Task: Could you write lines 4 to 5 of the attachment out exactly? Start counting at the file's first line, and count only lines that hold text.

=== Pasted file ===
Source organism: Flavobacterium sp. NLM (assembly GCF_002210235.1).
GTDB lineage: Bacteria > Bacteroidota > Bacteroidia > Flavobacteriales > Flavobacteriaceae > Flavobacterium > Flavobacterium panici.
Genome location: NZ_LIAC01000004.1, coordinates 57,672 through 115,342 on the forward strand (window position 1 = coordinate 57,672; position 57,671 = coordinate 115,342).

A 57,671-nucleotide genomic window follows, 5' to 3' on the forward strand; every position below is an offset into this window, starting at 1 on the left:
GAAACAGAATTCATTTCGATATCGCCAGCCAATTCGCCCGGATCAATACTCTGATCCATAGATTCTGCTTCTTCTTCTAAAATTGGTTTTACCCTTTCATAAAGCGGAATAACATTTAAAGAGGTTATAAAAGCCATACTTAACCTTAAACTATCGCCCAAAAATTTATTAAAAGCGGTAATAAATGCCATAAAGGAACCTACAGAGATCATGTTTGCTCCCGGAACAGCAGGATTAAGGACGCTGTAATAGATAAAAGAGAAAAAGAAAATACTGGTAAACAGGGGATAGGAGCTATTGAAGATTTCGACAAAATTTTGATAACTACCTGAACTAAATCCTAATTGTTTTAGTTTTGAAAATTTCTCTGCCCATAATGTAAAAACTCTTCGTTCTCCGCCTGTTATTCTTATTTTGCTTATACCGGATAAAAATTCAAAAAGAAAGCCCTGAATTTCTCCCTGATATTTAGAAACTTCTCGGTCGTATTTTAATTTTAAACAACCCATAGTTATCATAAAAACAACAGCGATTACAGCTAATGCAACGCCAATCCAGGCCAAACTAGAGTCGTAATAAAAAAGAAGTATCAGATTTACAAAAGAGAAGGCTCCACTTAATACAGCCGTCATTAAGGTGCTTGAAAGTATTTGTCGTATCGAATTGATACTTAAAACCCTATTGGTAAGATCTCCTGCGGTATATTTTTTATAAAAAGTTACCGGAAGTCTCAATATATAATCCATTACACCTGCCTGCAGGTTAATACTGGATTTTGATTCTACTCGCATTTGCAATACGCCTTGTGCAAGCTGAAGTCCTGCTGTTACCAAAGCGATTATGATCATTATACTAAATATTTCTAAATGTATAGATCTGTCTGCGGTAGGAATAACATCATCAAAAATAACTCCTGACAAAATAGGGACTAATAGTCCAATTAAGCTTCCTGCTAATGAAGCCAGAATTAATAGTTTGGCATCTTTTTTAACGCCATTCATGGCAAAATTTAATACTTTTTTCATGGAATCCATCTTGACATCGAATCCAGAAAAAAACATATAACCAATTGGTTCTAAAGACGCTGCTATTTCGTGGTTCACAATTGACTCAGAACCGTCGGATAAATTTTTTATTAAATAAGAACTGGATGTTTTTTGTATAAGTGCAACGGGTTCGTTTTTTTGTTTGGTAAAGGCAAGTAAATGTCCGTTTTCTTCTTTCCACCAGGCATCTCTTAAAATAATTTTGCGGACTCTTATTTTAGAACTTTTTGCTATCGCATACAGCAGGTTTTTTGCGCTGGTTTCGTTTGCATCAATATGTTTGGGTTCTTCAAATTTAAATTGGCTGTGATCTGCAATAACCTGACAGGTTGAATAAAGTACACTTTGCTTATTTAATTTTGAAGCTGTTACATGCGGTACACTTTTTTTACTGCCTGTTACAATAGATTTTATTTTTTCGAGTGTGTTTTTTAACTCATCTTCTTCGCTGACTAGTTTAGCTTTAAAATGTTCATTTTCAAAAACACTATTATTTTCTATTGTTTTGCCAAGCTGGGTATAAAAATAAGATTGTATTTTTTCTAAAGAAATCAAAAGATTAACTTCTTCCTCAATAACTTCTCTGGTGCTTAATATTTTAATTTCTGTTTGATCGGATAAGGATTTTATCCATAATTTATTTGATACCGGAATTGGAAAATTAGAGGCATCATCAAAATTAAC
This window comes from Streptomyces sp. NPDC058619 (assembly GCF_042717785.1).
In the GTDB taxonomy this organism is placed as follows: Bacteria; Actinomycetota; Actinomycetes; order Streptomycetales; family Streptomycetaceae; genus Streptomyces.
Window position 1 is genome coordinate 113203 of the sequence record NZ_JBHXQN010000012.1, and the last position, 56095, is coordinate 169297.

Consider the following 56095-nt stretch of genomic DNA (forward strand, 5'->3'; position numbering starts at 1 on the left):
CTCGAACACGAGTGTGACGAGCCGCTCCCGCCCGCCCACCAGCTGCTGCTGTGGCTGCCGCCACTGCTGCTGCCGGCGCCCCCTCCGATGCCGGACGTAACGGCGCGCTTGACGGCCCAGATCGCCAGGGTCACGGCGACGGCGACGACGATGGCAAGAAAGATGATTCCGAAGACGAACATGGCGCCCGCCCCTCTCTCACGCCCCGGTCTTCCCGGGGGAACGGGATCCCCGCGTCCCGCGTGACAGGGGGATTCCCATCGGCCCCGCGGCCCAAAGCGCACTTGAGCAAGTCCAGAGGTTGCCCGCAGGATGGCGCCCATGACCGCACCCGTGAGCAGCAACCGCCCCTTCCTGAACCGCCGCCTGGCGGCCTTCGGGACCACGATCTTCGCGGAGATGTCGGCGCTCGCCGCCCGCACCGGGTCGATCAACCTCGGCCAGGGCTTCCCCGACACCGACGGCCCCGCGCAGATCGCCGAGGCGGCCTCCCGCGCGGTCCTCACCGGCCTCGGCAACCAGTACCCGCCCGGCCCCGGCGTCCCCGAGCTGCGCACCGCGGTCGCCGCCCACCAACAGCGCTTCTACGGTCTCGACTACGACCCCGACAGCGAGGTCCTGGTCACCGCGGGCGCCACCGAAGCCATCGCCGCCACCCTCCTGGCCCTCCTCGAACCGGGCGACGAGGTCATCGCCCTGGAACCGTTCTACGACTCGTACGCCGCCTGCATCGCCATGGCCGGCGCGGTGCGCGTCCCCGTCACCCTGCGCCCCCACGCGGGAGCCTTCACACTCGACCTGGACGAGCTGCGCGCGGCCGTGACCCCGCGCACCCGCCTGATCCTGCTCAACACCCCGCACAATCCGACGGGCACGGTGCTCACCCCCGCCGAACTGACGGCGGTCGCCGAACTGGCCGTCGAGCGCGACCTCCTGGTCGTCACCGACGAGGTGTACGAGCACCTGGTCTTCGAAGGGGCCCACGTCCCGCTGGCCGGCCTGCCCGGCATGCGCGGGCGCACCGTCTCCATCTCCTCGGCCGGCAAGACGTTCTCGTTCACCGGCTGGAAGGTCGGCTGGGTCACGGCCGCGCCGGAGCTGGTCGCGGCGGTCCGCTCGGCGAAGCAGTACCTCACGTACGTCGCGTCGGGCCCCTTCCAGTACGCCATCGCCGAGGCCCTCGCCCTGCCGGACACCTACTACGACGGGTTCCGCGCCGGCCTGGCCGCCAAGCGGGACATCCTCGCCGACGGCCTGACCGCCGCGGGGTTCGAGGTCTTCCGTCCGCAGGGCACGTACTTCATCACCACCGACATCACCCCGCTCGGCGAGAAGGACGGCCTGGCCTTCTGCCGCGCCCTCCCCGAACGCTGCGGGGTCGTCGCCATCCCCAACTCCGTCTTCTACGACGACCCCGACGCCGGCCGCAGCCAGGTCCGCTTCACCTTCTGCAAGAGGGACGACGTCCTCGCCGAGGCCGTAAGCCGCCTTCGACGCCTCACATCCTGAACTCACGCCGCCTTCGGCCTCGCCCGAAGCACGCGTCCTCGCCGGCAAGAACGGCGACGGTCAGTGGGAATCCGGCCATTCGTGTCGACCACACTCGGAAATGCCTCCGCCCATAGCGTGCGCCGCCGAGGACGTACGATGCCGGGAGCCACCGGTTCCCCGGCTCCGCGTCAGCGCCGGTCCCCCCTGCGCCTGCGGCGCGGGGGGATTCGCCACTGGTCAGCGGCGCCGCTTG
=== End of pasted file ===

A 57,671-nucleotide genomic window follows, 5' to 3' on the forward strand; every position below is an offset into this window, starting at 1 on the left:
GAAACAGAATTCATTTCGATATCGCCAGCCAATTCGCCCGGATCAATACTCTGATCCATAGATTCTGCTTCTTCTTCTAAAATTGGTTTTACCCTTTCATAAAGCGGAATAACATTTAAAGAGGTTATAAAAGCCATACTTAACCTTAAACTATCGCCCAAAAATTTATTAAAAGCGGTAATAAATGCCATAAAGGAACCTACAGAGATCATGTTTGCTCCCGGAACAGCAGGATTAAGGACGCTGTAATAGATAAAAGAGAAAAAGAAAATACTGGTAAACAGGGGATAGGAGCTATTGAAGATTTCGACAAAATTTTGATAACTACCTGAACTAAATCCTAATTGTTTTAGTTTTGAAAATTTCTCTGCCCATAATGTAAAAACTCTTCGTTCTCCGCCTGTTATTCTTATTTTGCTTATACCGGATAAAAATTCAAAAAGAAAGCCCTGAATTTCTCCCTGATATTTAGAAACTTCTCGGTCGTATTTTAATTTTAAACAACCCATAGTTATCATAAAAACAACAGCGATTACAGCTAATGCAACGCCAATCCAGGCCAAACTAGAGTCGTAATAAAAAAGAAGTATCAGATTTACAAAAGAGAAGGCTCCACTTAATACAGCCGTCATTAAGGTGCTTGAAAGTATTTGTCGTATCGAATTGATACTTAAAACCCTATTGGTAAGATCTCCTGCGGTATATTTTTTATAAAAAGTTACCGGAAGTCTCAATATATAATCCATTACACCTGCCTGCAGGTTAATACTGGATTTTGATTCTACTCGCATTTGCAATACGCCTTGTGCAAGCTGAAGTCCTGCTGTTACCAAAGCGATTATGATCATTATACTAAATATTTCTAAATGTATAGATCTGTCTGCGGTAGGAATAACATCATCAAAAATAACTCCTGACAAAATAGGGACTAATAGTCCAATTAAGCTTCCTGCTAATGAAGCCAGAATTAATAGTTTGGCATCTTTTTTAACGCCATTCATGGCAAAATTTAATACTTTTTTCATGGAATCCATCTTGACATCGAATCCAGAAAAAAACATATAACCAATTGGTTCTAAAGACGCTGCTATTTCGTGGTTCACAATTGACTCAGAACCGTCGGATAAATTTTTTATTAAATAAGAACTGGATGTTTTTTGTATAAGTGCAACGGGTTCGTTTTTTTGTTTGGTAAAGGCAAGTAAATGTCCGTTTTCTTCTTTCCACCAGGCATCTCTTAAAATAATTTTGCGGACTCTTATTTTAGAACTTTTTGCTATCGCATACAGCAGGTTTTTTGCGCTGGTTTCGTTTGCATCAATATGTTTGGGTTCTTCAAATTTAAATTGGCTGTGATCTGCAATAACCTGACAGGTTGAATAAAGTACACTTTGCTTATTTAATTTTGAAGCTGTTACATGCGGTACACTTTTTTTACTGCCTGTTACAATAGATTTTATTTTTTCGAGTGTGTTTTTTAACTCATCTTCTTCGCTGACTAGTTTAGCTTTAAAATGTTCATTTTCAAAAACACTATTATTTTCTATTGTTTTGCCAAGCTGGGTATAAAAATAAGATTGTATTTTTTCTAAAGAAATCAAAAGATTAACTTCTTCCTCAATAACTTCTCTGGTGCTTAATATTTTAATTTCTGTTTGATCGGATAAGGATTTTATCCATAATTTATTTGATACCGGAATTGGAAAATTAGAGGCATCATCAAAATTAAC